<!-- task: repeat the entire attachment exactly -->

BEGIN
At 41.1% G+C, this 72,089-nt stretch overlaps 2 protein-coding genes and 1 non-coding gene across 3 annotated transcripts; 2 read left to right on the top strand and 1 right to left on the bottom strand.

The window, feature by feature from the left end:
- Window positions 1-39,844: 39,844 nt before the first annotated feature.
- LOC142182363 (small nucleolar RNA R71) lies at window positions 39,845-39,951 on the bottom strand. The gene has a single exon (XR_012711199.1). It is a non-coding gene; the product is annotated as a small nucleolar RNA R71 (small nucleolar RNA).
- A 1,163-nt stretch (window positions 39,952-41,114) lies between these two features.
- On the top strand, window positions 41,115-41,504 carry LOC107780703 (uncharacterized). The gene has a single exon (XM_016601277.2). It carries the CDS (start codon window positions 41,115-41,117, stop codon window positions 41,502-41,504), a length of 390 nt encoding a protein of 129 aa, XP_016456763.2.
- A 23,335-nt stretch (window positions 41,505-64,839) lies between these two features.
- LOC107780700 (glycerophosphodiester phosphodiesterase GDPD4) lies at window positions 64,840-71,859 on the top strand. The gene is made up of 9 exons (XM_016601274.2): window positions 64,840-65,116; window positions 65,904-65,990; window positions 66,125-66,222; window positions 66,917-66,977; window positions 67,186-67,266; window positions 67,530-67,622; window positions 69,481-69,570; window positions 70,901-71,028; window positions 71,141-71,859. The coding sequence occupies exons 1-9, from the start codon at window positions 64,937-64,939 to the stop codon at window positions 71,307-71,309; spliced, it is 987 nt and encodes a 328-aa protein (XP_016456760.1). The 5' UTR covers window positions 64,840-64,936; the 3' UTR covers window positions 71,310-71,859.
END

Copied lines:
At 41.1% G+C, this 72,089-nt stretch overlaps 2 protein-coding genes and 1 non-coding gene across 3 annotated transcripts; 2 read left to right on the top strand and 1 right to left on the bottom strand.

The window, feature by feature from the left end:
- Window positions 1-39,844: 39,844 nt before the first annotated feature.
- LOC142182363 (small nucleolar RNA R71) lies at window positions 39,845-39,951 on the bottom strand. The gene has a single exon (XR_012711199.1). It is a non-coding gene; the product is annotated as a small nucleolar RNA R71 (small nucleolar RNA).
- A 1,163-nt stretch (window positions 39,952-41,114) lies between these two features.
- On the top strand, window positions 41,115-41,504 carry LOC107780703 (uncharacterized). The gene has a single exon (XM_016601277.2). It carries the CDS (start codon window positions 41,115-41,117, stop codon window positions 41,502-41,504), a length of 390 nt encoding a protein of 129 aa, XP_016456763.2.
- A 23,335-nt stretch (window positions 41,505-64,839) lies between these two features.
- LOC107780700 (glycerophosphodiester phosphodiesterase GDPD4) lies at window positions 64,840-71,859 on the top strand. The gene is made up of 9 exons (XM_016601274.2): window positions 64,840-65,116; window positions 65,904-65,990; window positions 66,125-66,222; window positions 66,917-66,977; window positions 67,186-67,266; window positions 67,530-67,622; window positions 69,481-69,570; window positions 70,901-71,028; window positions 71,141-71,859. The coding sequence occupies exons 1-9, from the start codon at window positions 64,937-64,939 to the stop codon at window positions 71,307-71,309; spliced, it is 987 nt and encodes a 328-aa protein (XP_016456760.1). The 5' UTR covers window positions 64,840-64,936; the 3' UTR covers window positions 71,310-71,859.